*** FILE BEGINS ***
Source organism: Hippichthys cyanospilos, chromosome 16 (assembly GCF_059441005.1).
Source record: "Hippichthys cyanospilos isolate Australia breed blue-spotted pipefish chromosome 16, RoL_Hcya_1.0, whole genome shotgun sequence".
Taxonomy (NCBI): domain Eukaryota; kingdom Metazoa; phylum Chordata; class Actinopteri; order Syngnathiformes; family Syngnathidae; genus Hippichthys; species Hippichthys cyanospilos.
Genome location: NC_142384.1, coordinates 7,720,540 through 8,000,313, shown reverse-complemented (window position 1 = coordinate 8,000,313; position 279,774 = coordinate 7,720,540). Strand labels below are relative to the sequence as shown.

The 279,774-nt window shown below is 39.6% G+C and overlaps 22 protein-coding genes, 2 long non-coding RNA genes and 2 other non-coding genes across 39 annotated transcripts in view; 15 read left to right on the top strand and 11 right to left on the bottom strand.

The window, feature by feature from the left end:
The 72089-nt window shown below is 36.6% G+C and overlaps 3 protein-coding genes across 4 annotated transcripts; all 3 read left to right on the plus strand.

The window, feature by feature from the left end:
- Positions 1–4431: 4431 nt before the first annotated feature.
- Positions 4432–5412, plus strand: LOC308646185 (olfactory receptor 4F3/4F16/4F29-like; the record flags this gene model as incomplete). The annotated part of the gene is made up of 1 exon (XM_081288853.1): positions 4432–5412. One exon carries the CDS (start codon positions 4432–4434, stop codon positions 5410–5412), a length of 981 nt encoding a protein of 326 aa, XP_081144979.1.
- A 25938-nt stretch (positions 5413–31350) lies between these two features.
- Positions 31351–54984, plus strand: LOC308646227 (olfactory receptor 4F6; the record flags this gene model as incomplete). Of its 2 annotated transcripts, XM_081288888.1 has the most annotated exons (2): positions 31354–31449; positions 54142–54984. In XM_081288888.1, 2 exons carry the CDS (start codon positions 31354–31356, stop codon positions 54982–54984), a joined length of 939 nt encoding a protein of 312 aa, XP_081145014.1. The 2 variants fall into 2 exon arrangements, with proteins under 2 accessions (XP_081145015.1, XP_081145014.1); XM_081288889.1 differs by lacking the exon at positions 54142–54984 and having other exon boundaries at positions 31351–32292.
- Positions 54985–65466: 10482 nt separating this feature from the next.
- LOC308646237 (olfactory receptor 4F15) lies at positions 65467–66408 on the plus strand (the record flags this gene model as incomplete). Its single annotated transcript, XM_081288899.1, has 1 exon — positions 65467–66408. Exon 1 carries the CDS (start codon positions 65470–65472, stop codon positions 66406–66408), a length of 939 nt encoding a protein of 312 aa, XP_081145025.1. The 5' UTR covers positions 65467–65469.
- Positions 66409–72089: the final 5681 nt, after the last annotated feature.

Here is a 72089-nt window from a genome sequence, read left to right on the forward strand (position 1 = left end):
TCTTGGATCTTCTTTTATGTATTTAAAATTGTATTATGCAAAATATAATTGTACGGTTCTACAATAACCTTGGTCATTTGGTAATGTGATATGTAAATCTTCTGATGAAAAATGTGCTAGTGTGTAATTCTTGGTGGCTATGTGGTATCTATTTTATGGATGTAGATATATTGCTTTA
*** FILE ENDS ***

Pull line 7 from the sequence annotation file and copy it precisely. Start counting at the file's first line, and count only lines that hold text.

The 72089-nt window shown below is 36.6% G+C and overlaps 3 protein-coding genes across 4 annotated transcripts; all 3 read left to right on the plus strand.